The Challenge – And Risk – Of Ad Agencies’ Growing Interest In Social Media

Too much has already been written about the recent Old Spice foray into social media. However, one aspect of the campaign has escaped most commentary – the firm – Wieden + Kennedy – is an ad agency. Not a PR agency, or a social media agency. An ad agency.

On Sunday, the Wall Street Journal ran an interesting story on the growing interest of ad agencies in the social media space. As they put it,

“As more and more advertising dollars flow into social media, some Madison Avenue firms are seeking to grab a piece of the action.”

The story cites several examples of ad agencies who are making a move to grow this side of their business. As they do so, they are moving into direct competition with the PR firms and social media agencies who, until recently, they have partnered with on client projects.

Many public relations folks have harped on the idea that PR agencies are best placed to serve clients’ social media needs because of their focus on relationships and conversations as part of their core business. If nothing else, Isaiah Mustafah’s wonderful social media tour de force last week proved that ad agencies can get it right online, with a combination of creativity, comedy and captivating two-way interaction. Meanwhile, however, the pragmatists among us have been observing the blurring of the lines for quite some time. I’ve argued, for example, that PR agencies can learn a lot from ad agencies including:

  1. How to better scale programs;
  2. How to plan and execute more creatively;
  3. That measurement is critical;
  4. How to effectively target their key audiences;
  5. How to better target messages.

Four challenges to PR firms from ad agencies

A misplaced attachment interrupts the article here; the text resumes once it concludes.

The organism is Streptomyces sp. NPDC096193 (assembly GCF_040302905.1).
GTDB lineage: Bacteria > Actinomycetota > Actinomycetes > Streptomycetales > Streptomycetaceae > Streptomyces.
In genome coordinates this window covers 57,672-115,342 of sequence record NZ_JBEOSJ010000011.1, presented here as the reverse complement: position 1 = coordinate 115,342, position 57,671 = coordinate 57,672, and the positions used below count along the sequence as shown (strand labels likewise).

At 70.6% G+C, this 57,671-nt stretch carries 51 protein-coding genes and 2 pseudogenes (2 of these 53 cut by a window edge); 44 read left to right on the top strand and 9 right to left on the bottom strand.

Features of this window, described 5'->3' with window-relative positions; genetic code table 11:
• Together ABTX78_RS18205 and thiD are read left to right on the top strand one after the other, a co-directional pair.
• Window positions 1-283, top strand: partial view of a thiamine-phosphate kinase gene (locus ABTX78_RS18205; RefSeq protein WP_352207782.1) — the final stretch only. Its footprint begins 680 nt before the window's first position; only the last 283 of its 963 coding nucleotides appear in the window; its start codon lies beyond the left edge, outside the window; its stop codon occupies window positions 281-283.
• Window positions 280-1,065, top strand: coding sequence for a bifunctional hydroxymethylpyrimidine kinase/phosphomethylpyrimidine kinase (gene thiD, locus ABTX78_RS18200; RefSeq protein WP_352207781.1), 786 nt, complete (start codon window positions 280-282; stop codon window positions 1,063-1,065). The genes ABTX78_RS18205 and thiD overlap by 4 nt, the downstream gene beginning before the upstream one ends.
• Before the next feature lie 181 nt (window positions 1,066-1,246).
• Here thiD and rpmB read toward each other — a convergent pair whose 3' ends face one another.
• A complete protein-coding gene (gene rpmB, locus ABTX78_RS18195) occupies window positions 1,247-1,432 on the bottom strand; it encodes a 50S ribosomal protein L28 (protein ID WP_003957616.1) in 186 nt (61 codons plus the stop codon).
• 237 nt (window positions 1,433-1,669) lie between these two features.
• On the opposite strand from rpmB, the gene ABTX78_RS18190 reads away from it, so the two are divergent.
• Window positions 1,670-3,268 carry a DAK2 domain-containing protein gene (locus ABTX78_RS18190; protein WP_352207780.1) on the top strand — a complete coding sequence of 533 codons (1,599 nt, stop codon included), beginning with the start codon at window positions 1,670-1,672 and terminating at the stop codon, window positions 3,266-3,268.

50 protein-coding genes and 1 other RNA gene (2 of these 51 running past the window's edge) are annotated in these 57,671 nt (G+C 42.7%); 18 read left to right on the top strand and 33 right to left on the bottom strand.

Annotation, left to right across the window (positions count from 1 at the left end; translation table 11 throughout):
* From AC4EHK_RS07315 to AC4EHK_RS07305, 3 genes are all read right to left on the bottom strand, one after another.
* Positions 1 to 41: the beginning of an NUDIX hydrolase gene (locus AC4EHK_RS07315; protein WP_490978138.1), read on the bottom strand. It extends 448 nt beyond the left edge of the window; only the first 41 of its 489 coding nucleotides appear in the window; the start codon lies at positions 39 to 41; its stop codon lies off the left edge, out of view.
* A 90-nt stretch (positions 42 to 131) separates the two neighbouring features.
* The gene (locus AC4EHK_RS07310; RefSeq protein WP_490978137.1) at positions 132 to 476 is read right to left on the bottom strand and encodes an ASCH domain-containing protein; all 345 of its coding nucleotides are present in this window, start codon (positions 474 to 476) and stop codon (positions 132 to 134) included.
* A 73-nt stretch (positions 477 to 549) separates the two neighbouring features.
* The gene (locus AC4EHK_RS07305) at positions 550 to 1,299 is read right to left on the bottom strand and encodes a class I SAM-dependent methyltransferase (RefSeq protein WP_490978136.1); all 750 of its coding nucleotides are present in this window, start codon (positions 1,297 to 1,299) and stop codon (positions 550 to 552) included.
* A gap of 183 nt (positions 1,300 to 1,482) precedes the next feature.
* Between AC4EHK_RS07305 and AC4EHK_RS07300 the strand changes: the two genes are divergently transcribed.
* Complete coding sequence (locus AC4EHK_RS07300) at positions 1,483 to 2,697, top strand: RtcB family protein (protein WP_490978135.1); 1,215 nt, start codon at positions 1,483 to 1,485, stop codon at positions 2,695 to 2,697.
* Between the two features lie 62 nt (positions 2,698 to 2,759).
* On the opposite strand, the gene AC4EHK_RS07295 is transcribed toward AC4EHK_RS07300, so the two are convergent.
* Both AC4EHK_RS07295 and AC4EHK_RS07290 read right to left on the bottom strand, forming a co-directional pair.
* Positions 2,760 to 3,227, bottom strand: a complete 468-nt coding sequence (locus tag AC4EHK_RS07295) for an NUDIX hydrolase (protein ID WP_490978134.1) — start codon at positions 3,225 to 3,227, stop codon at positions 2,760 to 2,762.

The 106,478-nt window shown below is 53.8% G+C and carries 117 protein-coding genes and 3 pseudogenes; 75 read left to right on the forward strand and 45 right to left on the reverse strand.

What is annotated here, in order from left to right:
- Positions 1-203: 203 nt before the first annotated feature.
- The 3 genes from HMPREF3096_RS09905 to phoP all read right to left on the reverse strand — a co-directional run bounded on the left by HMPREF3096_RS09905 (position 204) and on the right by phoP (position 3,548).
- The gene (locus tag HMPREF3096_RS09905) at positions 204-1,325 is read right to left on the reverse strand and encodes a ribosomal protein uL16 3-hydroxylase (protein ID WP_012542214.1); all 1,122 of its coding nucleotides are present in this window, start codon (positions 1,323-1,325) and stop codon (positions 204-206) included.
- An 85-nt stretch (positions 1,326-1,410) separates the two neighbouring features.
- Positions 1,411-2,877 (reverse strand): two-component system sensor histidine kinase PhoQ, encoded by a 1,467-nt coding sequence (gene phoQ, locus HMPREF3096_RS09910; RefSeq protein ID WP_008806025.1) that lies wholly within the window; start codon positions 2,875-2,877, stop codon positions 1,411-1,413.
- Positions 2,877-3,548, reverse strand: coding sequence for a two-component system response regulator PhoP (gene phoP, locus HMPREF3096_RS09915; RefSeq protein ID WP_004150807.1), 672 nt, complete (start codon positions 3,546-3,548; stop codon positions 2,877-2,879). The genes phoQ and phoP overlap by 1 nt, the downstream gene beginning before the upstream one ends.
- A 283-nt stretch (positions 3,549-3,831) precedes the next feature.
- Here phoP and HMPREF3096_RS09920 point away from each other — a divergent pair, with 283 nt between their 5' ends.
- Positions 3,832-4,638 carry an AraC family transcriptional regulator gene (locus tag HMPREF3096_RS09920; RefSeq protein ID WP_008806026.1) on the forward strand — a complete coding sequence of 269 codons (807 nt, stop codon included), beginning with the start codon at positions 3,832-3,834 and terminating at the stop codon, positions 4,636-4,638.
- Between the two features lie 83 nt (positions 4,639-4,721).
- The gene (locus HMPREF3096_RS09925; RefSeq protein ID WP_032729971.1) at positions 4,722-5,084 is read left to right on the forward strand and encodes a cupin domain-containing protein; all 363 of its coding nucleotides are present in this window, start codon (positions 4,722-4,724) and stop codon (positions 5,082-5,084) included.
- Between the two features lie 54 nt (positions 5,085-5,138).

Public relations agencies – even those who have been working in the space for several years now – can’t ignore this evolution. The increasing attention of ad agencies raises several critical challenges from a PR and broader communications standpoint:

  1. Advertising agencies typically command bigger budgets for programs. That’s nothing new and PR people have long gnashed their teeth about that fact. However, when social media is brought into the mix, the larger budgets mean that ad agencies have more visibility, more flexibility and the potential for more creativity than PR agencies may enjoy thanks, not to their credentials or ability (though I’m not slighting them), but due to the source of their funding.
  2. Ad agencies have access to the marketing function, which often controls communications in general within organizations. That means that they will often have a shorter route to the top and, linked to the above point, may have greater influence with clients.
  3. Ad agencies are built around strong creative teams. They have the creative chops that can rival those of any PR agency.
  4. Control of the marketing side of communications means that advertising agencies have access to other assets that PR agencies may not have – graphics, logos, actors (once again, see Old Spice)

Risks if PR and ad agencies don’t work together